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Saturday, May 22, 2021

Jackson Browne, Scott Krokoff, Sleater-Kinney, Garbage, Gary Louris land in our New Music bin

Jackson Browne: Cleveland Heart

The title isn't a reference to the spirit of the city on Lake Erie's shore. The latest single from Browne's upcoming Downhill From Everywhere album is a wry take on the idea that human hearts are too emotionally fragile. "I expect real changes to start / When I finally get my Cleveland Heart / They can take a bashin' and never lose the passion." Browne told Rolling Stone he was driving past the offices of cardiac-device maker Cleveland Heart when "the person I was driving with said ... 'that’s where they make artificial hearts.’ I said, ‘Oh, I could use one of those!’”

Scott Krokoff: Far Too Many Times

A frequent theme in this New York troubadour's songs is encouragement to shake off self-doubt and pursue the life you want to lead. On this single, the lyric is addressed to someone who prefers to bitch and moan that life's not fair. "No one owes you anything / It's up to you to seize what each moment brings / So get out there and stand up and sing / And don't complain to me." In a couple of spots, Krokoff tosses in a parenthetical "she said" -- suggesting that the narrator of the song is actually quoting what someone once told him.

Sleater-Kinney: Worry With You

With time and the recent departure of their longtime drummer, some of the rough edges have been worn off this band that emerged from the Portland punk scene of the 1990s. The new album coming from what is now the duo of Corin Tucker and Carrie Brownstein is called Path of Wellness, and this single has a vibe of positivity through togetherness in a troubled world: "If I'm gonna worry, I’m gonna worry with you,” they sing over what Pitchfork calls "some of the breeziest melodies of their career."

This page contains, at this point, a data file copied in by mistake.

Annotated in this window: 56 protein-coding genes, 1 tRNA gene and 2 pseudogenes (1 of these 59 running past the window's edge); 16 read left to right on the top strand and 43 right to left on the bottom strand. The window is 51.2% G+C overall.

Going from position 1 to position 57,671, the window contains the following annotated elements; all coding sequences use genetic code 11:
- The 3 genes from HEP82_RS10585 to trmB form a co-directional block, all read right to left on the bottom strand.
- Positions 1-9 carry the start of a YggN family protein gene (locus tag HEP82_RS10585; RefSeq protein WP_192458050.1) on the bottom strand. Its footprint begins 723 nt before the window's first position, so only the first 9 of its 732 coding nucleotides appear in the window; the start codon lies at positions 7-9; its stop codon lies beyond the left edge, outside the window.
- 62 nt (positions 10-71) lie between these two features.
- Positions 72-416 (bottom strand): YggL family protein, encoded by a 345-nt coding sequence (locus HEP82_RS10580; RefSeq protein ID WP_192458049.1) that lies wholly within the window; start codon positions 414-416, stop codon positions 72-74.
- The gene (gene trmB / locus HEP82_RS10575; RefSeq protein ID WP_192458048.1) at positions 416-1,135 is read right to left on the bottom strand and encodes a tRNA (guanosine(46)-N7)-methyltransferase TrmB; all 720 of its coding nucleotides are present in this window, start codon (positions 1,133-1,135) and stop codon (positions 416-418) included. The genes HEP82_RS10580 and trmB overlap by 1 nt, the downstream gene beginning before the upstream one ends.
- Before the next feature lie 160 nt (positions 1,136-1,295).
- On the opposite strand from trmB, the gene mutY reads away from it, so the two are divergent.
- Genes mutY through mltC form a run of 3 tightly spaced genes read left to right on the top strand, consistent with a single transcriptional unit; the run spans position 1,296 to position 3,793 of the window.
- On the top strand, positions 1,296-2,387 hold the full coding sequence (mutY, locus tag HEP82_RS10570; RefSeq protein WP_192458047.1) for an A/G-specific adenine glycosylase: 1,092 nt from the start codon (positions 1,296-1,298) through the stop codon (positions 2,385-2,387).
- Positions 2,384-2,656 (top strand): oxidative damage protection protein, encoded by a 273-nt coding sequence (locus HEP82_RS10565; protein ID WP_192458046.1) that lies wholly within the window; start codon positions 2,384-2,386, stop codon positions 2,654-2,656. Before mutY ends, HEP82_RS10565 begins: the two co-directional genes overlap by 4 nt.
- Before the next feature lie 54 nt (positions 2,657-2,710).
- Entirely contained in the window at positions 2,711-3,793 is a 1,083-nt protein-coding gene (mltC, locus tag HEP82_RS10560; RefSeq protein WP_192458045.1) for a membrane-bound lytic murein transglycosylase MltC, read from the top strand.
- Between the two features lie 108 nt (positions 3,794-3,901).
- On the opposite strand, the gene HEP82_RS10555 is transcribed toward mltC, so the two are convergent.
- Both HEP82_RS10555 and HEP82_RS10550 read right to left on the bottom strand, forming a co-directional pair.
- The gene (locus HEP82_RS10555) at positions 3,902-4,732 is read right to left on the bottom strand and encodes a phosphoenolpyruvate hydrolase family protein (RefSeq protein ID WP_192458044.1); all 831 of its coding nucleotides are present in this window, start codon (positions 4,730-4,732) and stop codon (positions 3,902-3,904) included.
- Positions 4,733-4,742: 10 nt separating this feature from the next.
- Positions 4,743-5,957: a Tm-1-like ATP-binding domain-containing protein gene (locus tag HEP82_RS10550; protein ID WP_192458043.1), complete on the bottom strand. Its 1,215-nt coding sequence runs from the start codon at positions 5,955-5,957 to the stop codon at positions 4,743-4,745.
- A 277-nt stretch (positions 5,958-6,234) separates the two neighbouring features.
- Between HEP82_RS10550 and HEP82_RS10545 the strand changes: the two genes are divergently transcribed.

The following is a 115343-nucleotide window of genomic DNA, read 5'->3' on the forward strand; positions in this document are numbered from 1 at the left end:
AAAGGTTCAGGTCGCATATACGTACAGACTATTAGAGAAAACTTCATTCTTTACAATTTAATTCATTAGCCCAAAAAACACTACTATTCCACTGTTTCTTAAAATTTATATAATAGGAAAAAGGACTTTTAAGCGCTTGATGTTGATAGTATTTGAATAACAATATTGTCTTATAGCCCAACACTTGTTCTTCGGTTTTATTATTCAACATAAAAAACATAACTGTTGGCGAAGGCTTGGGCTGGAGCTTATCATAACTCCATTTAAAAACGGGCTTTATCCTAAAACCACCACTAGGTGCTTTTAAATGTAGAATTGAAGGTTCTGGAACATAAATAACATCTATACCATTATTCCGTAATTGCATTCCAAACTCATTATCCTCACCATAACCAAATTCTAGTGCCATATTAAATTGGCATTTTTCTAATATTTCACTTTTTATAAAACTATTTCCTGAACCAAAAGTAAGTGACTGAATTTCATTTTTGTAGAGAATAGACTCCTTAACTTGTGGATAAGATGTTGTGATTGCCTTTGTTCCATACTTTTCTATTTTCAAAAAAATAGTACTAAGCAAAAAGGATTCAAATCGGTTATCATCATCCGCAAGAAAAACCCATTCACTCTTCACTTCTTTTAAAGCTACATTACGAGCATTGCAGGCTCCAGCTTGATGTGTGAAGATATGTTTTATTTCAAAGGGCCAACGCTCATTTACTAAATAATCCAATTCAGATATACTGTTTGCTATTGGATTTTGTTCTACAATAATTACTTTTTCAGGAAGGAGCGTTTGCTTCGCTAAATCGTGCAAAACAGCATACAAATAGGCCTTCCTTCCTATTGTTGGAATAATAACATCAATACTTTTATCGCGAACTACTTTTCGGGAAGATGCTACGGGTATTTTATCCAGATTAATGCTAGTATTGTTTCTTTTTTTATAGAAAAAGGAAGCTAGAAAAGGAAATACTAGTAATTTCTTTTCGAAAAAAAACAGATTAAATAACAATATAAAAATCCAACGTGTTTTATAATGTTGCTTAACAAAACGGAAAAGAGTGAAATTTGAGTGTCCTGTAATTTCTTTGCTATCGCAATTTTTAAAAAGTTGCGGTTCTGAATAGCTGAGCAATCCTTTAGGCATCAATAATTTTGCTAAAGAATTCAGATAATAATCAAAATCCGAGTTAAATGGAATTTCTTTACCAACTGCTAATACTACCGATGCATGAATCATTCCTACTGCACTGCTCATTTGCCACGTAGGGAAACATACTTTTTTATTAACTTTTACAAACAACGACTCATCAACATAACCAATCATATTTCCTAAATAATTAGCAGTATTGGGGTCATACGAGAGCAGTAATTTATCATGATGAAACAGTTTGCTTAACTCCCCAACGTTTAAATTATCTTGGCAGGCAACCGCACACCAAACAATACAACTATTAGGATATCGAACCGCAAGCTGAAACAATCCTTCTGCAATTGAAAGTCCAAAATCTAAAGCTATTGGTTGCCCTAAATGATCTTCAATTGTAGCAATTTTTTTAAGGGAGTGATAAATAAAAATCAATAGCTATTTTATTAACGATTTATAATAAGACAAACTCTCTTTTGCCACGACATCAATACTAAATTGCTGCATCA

Garbage: Wolves

Shirley Manson calls this "the pop song off the record" - that is, her band's forthcoming seventh studio album, No Gods No Masters. “This song reminds me of my younger self, when there were two sides to my personality,” says Manson, referencing an old folk tale about dueling inner wolves. “I hurt so many people in my life, both knowingly and unknowingly, I’m sure. But when you’re young and in self-survival mode, much like a baby rattlesnake, you have no idea how strong your venom is. Meanwhile, you're just out there having fun.”

Gary Louris: Almost Home

The Jayhawks frontman is about to release a solo album, Jump for Joy, that he describes as a collection of “the best songs I have written that are still lying around.” American Songwriter writes that this single "details the supernatural force that grounds every traveler - the person waiting on the other side of the door that wields a magnetic power to define a subjective concept of home."

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